Now, over two years after it began, the “Sabretooth lives with the X-Men” storyline ends. I remember really liking Madureira’s art when I first read this issue, but hating the story because it was such a cheat. After months of acting like a wounded animal, the real Sabretooth is back with no explanation. I would have an easier time buying this issue’s assertion that he was faking the whole time, if there hadn’t been a recent issue of Wolverine which showed that he really had been lobotomized, and if the third-person narrative captions in several other issues hadn’t claimed that he was truly changed. It’s possible that his healing factor healed his brain damage and that his personality began to secretly reemerge over the weeks, and that might even be what the creators intended, but it’s not clear at all here. It reads like someone at Marvel just decided that they liked Sabretooth better the other way, so he suddenly changes back in this issue. Outside of the aforementioned Wolverine issue, which briefly played up the irony that Sabretooth was now a domesticated housecat while Wolverine was growing nastier and alienating his friends, I really have no idea what the point of the “tame Sabretooth” arc was even supposed to be. It seems like it was an idea thrown out as shock value after the books returned from the AoA that just stuck around for a few months because no one knew where to go with it. Judged on its own, this issue does have a few decent moments. Lobdell is able to portray Xavier’s disappointment over his failure effectively, and he handles Sabretooth’s malicious dialogue pretty well. Like I mentioned earlier, Madureira’s artwork is very impressive for most of the issue, even though the first half of the story is packed with so many splash pages and giant panels, the Psyclocke fight gets cramped into a lot of tiny panels towards the end. As the conclusion to a long-running storyline, though, it’s an awkward finale that doesn’t even mesh with the issues published just a few weeks earlier. Unfortunately, this type of scattershot storytelling will continue throughout the post-AoA era.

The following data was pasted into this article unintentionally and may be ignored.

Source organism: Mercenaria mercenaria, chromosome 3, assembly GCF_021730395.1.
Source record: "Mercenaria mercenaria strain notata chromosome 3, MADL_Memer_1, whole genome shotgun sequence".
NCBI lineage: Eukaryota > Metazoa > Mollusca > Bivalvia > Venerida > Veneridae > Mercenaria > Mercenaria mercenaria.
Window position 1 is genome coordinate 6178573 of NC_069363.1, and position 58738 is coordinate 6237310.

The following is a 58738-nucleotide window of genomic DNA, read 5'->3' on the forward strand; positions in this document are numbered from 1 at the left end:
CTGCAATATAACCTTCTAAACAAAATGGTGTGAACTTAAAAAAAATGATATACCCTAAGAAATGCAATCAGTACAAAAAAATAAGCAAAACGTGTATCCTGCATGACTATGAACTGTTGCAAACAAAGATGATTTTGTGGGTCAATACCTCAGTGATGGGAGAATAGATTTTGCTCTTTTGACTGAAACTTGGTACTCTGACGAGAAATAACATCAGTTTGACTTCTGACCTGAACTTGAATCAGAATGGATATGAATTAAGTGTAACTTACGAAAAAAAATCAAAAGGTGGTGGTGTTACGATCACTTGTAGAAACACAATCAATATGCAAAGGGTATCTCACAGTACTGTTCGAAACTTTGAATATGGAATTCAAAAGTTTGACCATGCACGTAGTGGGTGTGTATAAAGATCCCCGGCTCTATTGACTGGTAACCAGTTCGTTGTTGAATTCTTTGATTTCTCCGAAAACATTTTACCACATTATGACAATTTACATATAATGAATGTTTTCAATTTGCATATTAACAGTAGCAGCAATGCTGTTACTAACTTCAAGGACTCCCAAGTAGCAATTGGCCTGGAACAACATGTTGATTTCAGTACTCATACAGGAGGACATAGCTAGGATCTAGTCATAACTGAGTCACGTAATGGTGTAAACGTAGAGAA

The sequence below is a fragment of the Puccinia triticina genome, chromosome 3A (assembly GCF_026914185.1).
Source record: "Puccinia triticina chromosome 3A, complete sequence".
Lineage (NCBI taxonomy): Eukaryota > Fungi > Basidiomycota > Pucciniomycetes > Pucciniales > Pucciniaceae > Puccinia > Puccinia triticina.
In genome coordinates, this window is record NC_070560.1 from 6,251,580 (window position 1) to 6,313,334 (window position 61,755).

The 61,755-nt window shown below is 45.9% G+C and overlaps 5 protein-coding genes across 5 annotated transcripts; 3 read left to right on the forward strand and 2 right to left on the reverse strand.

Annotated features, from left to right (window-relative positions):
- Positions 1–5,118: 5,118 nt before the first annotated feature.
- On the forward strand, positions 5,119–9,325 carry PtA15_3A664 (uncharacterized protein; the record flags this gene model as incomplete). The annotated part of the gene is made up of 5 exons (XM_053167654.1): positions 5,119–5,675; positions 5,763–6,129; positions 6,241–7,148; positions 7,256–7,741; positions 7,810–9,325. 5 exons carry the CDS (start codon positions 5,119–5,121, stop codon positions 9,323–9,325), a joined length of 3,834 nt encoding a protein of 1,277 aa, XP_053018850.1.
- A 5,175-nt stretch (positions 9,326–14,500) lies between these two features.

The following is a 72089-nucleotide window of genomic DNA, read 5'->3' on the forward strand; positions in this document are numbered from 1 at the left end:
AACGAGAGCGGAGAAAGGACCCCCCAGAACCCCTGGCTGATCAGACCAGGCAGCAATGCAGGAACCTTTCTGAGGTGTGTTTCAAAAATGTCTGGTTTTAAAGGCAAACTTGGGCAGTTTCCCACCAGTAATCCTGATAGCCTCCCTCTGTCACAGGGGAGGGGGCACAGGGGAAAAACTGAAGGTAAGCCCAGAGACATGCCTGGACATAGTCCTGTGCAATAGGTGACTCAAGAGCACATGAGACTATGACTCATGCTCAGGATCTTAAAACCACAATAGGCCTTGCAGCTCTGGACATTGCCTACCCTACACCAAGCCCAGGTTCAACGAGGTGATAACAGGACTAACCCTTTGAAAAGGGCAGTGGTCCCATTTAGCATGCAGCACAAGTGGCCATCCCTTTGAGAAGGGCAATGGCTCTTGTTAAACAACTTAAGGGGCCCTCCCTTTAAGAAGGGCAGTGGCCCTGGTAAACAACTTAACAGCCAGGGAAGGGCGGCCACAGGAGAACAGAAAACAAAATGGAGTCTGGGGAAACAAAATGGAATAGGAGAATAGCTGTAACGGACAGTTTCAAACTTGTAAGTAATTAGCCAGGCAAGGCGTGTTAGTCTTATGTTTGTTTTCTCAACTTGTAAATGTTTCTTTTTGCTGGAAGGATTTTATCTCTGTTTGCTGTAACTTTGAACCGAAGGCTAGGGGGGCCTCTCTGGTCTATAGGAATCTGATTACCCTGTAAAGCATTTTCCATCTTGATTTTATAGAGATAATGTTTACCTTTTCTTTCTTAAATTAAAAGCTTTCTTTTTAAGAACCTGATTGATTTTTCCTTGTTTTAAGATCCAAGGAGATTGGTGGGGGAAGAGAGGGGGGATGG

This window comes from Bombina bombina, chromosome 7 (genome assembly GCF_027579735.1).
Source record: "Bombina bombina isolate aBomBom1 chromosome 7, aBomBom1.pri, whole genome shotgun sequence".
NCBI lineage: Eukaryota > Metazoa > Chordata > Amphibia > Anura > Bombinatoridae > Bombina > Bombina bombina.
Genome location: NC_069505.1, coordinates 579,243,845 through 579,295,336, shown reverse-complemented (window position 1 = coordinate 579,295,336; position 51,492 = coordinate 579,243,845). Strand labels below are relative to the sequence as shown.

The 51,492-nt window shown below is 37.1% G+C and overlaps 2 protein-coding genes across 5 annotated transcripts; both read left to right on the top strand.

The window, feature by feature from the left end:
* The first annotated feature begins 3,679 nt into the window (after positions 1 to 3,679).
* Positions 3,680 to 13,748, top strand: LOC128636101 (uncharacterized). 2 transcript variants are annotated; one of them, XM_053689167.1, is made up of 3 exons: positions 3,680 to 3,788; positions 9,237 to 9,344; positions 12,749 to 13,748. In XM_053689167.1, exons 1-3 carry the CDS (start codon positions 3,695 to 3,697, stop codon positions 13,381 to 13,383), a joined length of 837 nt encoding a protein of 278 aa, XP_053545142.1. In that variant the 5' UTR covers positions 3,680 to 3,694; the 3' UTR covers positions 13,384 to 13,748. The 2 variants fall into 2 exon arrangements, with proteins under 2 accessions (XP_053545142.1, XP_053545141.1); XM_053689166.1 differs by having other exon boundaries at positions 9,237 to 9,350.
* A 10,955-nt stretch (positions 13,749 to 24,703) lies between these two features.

5 comments:

Arvin Bautista said...